Hour of the Bees
Written by Lindsay Eagar
While her friends are spending their summers having pool parties and sleepovers, twelve-year-old Carolina — Carol — is spending hers in the middle of the New Mexico desert, helping her parents move the grandfather she’s never met into a home for people with dementia. At first, Carol avoids prickly Grandpa Serge. But as the summer wears on and the heat bears down, Carol finds herself drawn to him, fascinated by the crazy stories he tells her about a healing tree, a green-glass lake, and the bees that will bring back the rain and end a hundred years of drought. As the thin line between magic and reality starts to blur, Carol must decide for herself what is possible — and what it means to be true to her roots. Readers who dream that there’s something more out there will be enchanted by this captivating novel of family, renewal, and discovering the wonder of the world.
Primary Source Pairing:
“Stories never end, they just turn into new beginnings, forever and ever.” pg 359
In this beautiful tale about a family and the passage of time, magical elements whisp in and out of the story. The stories Grandpa Serge tells Carol speak to the history of the Ranch and the power of a tree over many hundreds of years. The New Mexico terrain is not kind to trees, but this tree had strong roots. Furthermore, the Ranch, its sparse, brown, drought-stricken landscape, almost becomes a character itself in the stories Grandpa Serge tells Carol. For this primary source pairing, invite students to connect the image of the New Mexico mesas to Grandpa Serge’s Ranch and Carol and her family’s experiences while living there. Also included, a US map with New Mexico highlighted.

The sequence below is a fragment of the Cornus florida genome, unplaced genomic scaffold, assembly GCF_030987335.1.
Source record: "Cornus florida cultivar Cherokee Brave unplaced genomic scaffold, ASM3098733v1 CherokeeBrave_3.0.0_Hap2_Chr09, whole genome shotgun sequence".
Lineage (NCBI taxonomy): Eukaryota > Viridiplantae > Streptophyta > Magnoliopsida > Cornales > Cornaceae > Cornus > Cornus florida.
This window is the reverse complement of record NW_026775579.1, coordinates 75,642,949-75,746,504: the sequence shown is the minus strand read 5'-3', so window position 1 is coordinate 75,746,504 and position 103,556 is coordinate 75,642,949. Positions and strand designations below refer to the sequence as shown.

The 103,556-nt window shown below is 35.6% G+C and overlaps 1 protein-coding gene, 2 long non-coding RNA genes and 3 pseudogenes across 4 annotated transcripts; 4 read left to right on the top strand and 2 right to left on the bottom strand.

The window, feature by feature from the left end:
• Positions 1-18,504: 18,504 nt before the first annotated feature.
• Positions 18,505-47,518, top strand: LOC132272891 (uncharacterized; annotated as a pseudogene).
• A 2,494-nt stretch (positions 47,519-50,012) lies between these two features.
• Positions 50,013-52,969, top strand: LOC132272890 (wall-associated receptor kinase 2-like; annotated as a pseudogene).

Questions for Discussion:
- What do you notice first?
- Find something small but interesting.
- What do you notice that you didn’t expect?
- What do you notice that you can’t explain?
- How does the landscape connect to what you read in Hour of the Bees?
- How does this landscape compare to where you live now?
- Could the tree in Grandpa Serge’s stories survive in this terrain? Why or why not?